In 1943 the North Carolina Law Review published an article by Harvard Law Professor Thomas Reed Powell on "Compulsory Vaccination and Sterilization: Constitutional Aspects. " Powell was trying to provide guidance on just what the Constitution permitted in terms of public health measures, from vaccination through sterilization. The article reads very much like the opinion of a realist; there are several references to how ambiguous the law is and how difficult it is to predict what will happen in subsequent cases. "If all this seems sadly vague and amorphous to those who extract certainties out of test tues, it can only be answered that of such is the kingdom of jurisprudence," Powell wrote towards the end. He thought that the twin Supreme Court precedents of Buck v. Bell (1927) and Skinner v. Oklahoma (1942) offered little "light on what they or their successors would do with milder measures, except to make clear that they would be zealous in insisting upon strong scientific support for the necessity and the efficacy of prophylactic prescriptions and upon adequate procedural safeguards in picking the persons subjected to them." Later Powell observed that Skinner v. Oklahoma -- which struck down Oklahoma's law that permitted sterilization of those convicted of three felonies -- would not be a "stumbling block in the way of any sane public health program however much it may intrude on privacy and preclude self-determination."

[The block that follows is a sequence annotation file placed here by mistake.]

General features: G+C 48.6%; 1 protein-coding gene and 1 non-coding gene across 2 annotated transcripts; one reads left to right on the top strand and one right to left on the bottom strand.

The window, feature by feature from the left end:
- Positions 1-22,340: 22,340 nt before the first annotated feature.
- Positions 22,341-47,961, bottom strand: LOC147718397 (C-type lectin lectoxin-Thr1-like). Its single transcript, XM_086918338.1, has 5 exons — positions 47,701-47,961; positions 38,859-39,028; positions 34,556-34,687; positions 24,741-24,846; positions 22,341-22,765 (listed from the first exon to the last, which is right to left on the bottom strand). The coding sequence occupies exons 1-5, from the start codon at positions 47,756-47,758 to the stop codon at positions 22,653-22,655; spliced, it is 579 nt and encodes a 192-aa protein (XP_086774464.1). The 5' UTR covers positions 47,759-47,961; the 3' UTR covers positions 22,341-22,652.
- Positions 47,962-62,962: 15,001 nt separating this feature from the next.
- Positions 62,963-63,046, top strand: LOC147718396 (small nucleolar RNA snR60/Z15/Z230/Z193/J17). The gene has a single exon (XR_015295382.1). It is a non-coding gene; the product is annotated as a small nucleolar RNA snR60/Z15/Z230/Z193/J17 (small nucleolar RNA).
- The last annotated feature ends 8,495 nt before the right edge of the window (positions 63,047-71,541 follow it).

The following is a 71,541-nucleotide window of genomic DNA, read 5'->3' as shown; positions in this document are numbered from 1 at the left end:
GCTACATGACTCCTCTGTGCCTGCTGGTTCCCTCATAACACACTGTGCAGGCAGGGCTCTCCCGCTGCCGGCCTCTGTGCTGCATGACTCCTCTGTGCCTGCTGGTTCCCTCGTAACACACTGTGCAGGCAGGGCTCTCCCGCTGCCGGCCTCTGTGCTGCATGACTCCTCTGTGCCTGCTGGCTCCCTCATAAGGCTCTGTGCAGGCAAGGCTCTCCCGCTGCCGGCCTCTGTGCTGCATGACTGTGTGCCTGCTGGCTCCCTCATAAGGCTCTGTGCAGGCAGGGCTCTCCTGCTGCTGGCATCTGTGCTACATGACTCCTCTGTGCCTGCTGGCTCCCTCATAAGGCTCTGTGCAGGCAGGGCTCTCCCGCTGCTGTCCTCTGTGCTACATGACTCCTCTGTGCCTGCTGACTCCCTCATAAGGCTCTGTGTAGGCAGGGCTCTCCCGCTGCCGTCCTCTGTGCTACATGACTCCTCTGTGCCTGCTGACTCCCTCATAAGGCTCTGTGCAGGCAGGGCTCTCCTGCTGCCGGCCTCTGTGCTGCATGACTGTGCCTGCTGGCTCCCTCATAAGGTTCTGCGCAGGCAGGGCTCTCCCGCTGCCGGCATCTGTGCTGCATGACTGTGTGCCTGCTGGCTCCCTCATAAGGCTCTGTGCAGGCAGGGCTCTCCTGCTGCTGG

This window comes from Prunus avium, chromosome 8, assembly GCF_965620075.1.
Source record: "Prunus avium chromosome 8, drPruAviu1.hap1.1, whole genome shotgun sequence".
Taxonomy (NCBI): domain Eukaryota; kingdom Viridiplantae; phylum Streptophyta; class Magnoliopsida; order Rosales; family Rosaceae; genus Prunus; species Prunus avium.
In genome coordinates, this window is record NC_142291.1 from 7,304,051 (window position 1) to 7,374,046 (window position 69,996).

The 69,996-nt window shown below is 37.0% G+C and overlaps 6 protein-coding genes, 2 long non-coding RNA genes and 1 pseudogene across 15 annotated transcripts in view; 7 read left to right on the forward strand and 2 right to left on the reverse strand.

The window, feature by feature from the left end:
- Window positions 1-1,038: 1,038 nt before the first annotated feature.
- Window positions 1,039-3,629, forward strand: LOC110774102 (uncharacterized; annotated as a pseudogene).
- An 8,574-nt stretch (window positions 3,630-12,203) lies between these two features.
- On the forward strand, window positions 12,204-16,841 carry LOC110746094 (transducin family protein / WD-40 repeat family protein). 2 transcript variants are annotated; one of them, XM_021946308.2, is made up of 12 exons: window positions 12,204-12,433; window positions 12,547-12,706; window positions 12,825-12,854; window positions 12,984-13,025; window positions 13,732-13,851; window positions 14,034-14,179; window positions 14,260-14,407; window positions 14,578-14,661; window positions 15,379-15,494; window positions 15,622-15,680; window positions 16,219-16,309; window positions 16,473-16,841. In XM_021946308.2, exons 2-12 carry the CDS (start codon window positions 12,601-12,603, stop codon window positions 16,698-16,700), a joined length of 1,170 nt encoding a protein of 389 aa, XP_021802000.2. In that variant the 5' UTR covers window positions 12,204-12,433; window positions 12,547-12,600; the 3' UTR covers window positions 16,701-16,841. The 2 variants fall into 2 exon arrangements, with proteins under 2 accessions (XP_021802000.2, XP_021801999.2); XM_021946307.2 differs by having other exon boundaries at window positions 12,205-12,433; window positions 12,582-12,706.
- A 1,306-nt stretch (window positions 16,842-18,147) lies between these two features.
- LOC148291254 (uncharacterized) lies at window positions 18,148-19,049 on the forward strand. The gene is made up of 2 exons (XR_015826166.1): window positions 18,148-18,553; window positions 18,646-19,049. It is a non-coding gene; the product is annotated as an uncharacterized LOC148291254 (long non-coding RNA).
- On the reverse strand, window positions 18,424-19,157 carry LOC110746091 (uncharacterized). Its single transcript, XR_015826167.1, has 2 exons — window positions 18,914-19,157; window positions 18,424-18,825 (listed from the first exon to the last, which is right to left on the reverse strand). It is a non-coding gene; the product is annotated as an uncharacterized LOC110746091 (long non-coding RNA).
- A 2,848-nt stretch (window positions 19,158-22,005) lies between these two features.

Powell's article was published while North Carolina was in the midst of a decades-long program of sterilization. Several years after that Duke Law Professor James Bradway -- a famous figure in the development of legal aid and also clinical education -- published a brief article that summarized North Carolina's law regarding involuntary and voluntary sterilization. He included the good news for physicians that there were immune from civil liability for participation in what Bradway termed involuntary sterilizations (those ordered by the Eugenics Board), "except in the case of negligence in the performance of said operation."